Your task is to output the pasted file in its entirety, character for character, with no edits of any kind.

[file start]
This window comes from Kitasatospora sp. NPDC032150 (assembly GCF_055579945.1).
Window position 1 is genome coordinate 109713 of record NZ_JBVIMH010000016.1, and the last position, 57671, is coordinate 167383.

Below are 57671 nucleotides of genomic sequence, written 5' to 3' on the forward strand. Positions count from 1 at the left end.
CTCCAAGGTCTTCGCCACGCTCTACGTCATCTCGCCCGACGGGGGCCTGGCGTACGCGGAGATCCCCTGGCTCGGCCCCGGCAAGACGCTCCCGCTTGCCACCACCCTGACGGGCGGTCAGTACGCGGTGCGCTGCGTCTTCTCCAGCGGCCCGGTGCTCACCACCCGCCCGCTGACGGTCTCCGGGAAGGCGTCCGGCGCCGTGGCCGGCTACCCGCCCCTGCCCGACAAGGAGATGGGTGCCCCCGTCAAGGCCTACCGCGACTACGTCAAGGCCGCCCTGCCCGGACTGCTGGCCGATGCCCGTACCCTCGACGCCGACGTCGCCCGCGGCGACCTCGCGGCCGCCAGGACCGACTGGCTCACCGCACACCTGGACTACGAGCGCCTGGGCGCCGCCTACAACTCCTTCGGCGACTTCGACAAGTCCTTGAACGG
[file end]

This window comes from Kitasatospora sp. NPDC032150 (assembly GCF_055579945.1).
Window position 1 is genome coordinate 109713 of record NZ_JBVIMH010000016.1, and the last position, 57671, is coordinate 167383.

Below are 57671 nucleotides of genomic sequence, written 5' to 3' on the forward strand. Positions count from 1 at the left end.
CTCCAAGGTCTTCGCCACGCTCTACGTCATCTCGCCCGACGGGGGCCTGGCGTACGCGGAGATCCCCTGGCTCGGCCCCGGCAAGACGCTCCCGCTTGCCACCACCCTGACGGGCGGTCAGTACGCGGTGCGCTGCGTCTTCTCCAGCGGCCCGGTGCTCACCACCCGCCCGCTGACGGTCTCCGGGAAGGCGTCCGGCGCCGTGGCCGGCTACCCGCCCCTGCCCGACAAGGAGATGGGTGCCCCCGTCAAGGCCTACCGCGACTACGTCAAGGCCGCCCTGCCCGGACTGCTGGCCGATGCCCGTACCCTCGACGCCGACGTCGCCCGCGGCGACCTCGCGGCCGCCAGGACCGACTGGCTCACCGCACACCTGGACTACGAGCGCCTGGGCGCCGCCTACAACTCCTTCGGCGACTTCGACAAGTCCTTGAACGG